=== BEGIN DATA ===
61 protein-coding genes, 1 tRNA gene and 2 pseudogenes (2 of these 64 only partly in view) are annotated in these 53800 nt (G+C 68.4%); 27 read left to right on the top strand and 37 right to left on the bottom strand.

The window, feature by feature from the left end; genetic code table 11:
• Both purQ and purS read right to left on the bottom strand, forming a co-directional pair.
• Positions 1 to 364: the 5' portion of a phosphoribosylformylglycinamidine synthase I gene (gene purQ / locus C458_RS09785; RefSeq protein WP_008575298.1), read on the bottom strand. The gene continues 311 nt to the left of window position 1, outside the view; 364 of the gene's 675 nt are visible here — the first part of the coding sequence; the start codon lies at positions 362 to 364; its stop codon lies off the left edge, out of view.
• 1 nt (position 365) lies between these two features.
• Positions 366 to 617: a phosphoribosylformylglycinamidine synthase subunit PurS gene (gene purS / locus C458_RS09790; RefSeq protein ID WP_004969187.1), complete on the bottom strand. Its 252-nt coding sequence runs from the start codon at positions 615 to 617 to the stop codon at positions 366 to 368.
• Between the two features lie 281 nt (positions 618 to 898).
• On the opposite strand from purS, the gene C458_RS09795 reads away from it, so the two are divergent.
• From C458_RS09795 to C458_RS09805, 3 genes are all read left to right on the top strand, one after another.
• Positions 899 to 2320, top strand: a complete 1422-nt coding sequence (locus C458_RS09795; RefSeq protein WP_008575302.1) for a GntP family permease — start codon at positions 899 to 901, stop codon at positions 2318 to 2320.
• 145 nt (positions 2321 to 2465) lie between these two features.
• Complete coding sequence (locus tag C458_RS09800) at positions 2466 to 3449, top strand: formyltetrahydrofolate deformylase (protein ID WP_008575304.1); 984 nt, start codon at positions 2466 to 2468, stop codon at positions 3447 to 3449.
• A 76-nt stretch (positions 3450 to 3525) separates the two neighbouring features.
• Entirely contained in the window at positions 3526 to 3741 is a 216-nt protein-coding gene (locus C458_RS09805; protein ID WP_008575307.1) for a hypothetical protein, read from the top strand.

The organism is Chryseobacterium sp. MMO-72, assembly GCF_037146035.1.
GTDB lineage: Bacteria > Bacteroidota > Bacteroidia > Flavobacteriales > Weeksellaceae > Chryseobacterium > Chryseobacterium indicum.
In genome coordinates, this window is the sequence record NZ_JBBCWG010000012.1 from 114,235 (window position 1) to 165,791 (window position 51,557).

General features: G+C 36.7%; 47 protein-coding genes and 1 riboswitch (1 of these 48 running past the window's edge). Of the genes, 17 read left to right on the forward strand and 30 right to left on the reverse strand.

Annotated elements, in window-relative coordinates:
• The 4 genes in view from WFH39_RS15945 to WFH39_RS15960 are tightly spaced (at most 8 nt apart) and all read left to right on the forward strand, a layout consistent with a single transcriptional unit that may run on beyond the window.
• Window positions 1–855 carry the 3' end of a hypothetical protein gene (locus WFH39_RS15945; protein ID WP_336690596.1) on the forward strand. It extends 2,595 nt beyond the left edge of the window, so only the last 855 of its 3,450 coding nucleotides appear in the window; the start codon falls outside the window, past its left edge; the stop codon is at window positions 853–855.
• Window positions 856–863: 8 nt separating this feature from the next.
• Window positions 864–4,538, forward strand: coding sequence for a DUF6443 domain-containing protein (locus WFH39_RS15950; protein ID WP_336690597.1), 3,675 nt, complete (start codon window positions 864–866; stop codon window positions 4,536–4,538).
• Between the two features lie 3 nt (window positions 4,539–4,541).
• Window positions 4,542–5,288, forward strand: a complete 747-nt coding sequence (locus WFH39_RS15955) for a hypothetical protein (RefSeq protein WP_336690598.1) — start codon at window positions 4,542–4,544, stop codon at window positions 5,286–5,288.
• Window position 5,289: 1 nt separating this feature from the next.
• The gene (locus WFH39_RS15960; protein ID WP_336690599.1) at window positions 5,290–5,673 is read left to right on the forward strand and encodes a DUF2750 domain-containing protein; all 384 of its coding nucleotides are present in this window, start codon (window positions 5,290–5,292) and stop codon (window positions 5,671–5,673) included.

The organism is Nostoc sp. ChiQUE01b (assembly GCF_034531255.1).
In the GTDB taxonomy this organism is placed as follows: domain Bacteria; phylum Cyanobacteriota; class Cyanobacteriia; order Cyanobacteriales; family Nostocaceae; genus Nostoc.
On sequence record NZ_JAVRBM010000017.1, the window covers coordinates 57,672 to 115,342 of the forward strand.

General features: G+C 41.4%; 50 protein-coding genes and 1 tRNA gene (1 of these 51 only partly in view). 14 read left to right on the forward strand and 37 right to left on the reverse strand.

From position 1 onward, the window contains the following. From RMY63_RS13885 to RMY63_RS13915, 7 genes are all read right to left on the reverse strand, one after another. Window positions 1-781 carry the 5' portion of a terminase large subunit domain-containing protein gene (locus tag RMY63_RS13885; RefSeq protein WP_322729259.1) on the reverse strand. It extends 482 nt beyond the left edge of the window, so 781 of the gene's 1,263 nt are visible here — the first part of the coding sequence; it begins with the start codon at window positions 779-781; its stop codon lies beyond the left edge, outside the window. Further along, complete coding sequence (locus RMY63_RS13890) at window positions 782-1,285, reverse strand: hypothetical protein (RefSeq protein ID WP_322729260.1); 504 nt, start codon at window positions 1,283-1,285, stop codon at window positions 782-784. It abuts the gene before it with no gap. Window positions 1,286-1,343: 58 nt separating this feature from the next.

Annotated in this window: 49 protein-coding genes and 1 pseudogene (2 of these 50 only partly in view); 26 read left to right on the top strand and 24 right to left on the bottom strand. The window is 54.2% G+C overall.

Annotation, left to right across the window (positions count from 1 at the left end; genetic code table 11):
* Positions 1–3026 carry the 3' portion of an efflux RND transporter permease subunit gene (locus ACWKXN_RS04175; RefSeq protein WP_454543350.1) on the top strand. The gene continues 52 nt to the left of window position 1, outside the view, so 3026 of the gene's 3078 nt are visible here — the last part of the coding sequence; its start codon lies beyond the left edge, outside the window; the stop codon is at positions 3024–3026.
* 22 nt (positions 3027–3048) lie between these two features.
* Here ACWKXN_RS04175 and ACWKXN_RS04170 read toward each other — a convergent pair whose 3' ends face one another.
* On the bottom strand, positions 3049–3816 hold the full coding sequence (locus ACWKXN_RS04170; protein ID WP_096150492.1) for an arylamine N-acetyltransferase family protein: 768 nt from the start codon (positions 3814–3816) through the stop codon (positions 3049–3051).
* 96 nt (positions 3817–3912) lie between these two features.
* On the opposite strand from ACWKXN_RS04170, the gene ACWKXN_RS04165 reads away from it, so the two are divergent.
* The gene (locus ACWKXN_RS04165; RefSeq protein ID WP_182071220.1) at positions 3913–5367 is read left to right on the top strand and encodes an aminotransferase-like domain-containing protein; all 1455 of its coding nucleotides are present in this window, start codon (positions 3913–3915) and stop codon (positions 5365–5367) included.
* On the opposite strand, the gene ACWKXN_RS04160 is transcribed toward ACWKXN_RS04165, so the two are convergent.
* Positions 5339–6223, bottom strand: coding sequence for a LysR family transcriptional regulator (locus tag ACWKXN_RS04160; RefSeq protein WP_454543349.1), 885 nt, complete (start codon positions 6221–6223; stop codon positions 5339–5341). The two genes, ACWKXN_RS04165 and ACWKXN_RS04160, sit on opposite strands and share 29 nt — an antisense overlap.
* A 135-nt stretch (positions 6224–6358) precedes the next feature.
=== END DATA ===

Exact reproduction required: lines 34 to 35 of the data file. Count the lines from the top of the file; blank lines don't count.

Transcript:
Annotation, left to right across the window (positions count from 1 at the left end; genetic code table 11):
* Positions 1–3026 carry the 3' portion of an efflux RND transporter permease subunit gene (locus ACWKXN_RS04175; RefSeq protein WP_454543350.1) on the top strand. The gene continues 52 nt to the left of window position 1, outside the view, so 3026 of the gene's 3078 nt are visible here — the last part of the coding sequence; its start codon lies beyond the left edge, outside the window; the stop codon is at positions 3024–3026.